Here are some wonderfull dodecahexaflexagon diagrams sent to me that are intended for someone completely unfamiliar with flexagons, and also utilize an independent color organizing system (alpha, beta, and gamma.)

Dodecahexa Guide Page 1

Dodecahexa Guide Page 2

Flexagon Challenge

If you want to test your flexagon skills, check out the dodecaflexagons. Below is a tetra-dodecaflexagon with fractal faces folded from a hexagonal template.


Triflex with Pattern

Here is a Trihexaflexagon with an interesting color pattern.  Fold as for other Trihexaflexagons.

Triflex with pattern
Tips for Cutting, Folding, & Pasting PDF Print E-mail

I have had a lot of experience in folding paper of all different weights and materials due to my Origami habit.  So, I have a lot of thoughts for folks getting started with flexagons.  I love folding with expensive Japanese papers like Washi, but believe it or not, one of the best papers to use for flexagons is cheap lightweight computer printer paper.  Bright white paper is nice for colors, but sometimes too heavy for the flexagons with more sides.  I good inkjet printer will print nice faces for the flexagons, and if you have access to a good color laser printer, they also give nice color printouts.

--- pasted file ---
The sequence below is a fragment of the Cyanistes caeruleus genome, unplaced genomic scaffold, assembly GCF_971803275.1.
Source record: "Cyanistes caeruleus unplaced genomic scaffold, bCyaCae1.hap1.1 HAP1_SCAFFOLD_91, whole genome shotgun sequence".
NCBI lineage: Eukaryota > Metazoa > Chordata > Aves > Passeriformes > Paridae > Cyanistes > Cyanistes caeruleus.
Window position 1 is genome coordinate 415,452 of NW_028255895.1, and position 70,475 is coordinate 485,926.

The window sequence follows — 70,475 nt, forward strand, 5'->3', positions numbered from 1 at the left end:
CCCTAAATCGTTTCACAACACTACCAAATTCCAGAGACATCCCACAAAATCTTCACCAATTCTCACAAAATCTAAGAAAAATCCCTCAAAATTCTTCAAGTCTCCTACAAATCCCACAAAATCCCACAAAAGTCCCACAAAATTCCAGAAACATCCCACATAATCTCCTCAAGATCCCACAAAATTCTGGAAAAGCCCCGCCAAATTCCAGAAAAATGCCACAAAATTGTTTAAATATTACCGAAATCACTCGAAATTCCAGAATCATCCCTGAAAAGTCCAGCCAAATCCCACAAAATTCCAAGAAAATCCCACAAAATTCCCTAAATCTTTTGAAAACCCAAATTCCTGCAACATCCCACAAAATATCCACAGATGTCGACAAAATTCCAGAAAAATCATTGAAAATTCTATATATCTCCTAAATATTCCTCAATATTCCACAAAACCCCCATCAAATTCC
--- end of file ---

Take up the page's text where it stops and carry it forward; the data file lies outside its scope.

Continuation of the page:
Take your time, cut them out carefully and neatly.  I find it best to pre-crease all the folds in the cutouts before any gluing. I crease in both directions.  My favorite glue is rubber cement.  It does not curl the paper, get it wet and bleed the colors.  It also rubs right off the areas you do not want it. Rubber cement also gives you a few seconds to adjust the two sides of paper to perfect alignment.  Overall, rubber cement really works great.  For grade school kids, it may be better to use glue sticks and they also work well but make it harder to assemble due to paper curling. Glue sticks also dry very quickly and do not allow much time to adjust for mistakes in assembly.  But, glue sticks are very safe and non-toxic.

 Once glued, I like to again go through all the creases, back and forth carefully.  Now, fold up the flexagon and glue the locking piece(s) together. I then like to go through all the sides of the flexagon and carefully adjust the creases for a perfect look and feel.  I have found that well made flexagons with 6 sides will flex very smoothly and look great on all sides.  Flexagons with more faces can be made, but are more of a challenge and require good assembly and folding for best operation.

One technique I use for flexagons with a lot of faces like the nonahexaflexagon is to create the flexagon with lightweight paper and create the hexagon faces in Photoshop and print them separately.  I then cut out the face triangles and paste them to the flexagon.  If the flexagon is made large, like 4-5 inches in diameter, the resulting flexagon will flex quite smoothly, even though it has a lot of faces.  Sometimes I also create the initial template with a few millimeters of space between the triangles to allow for the hinges and thicker pats of the more complex flexagons.

Happy Folding!!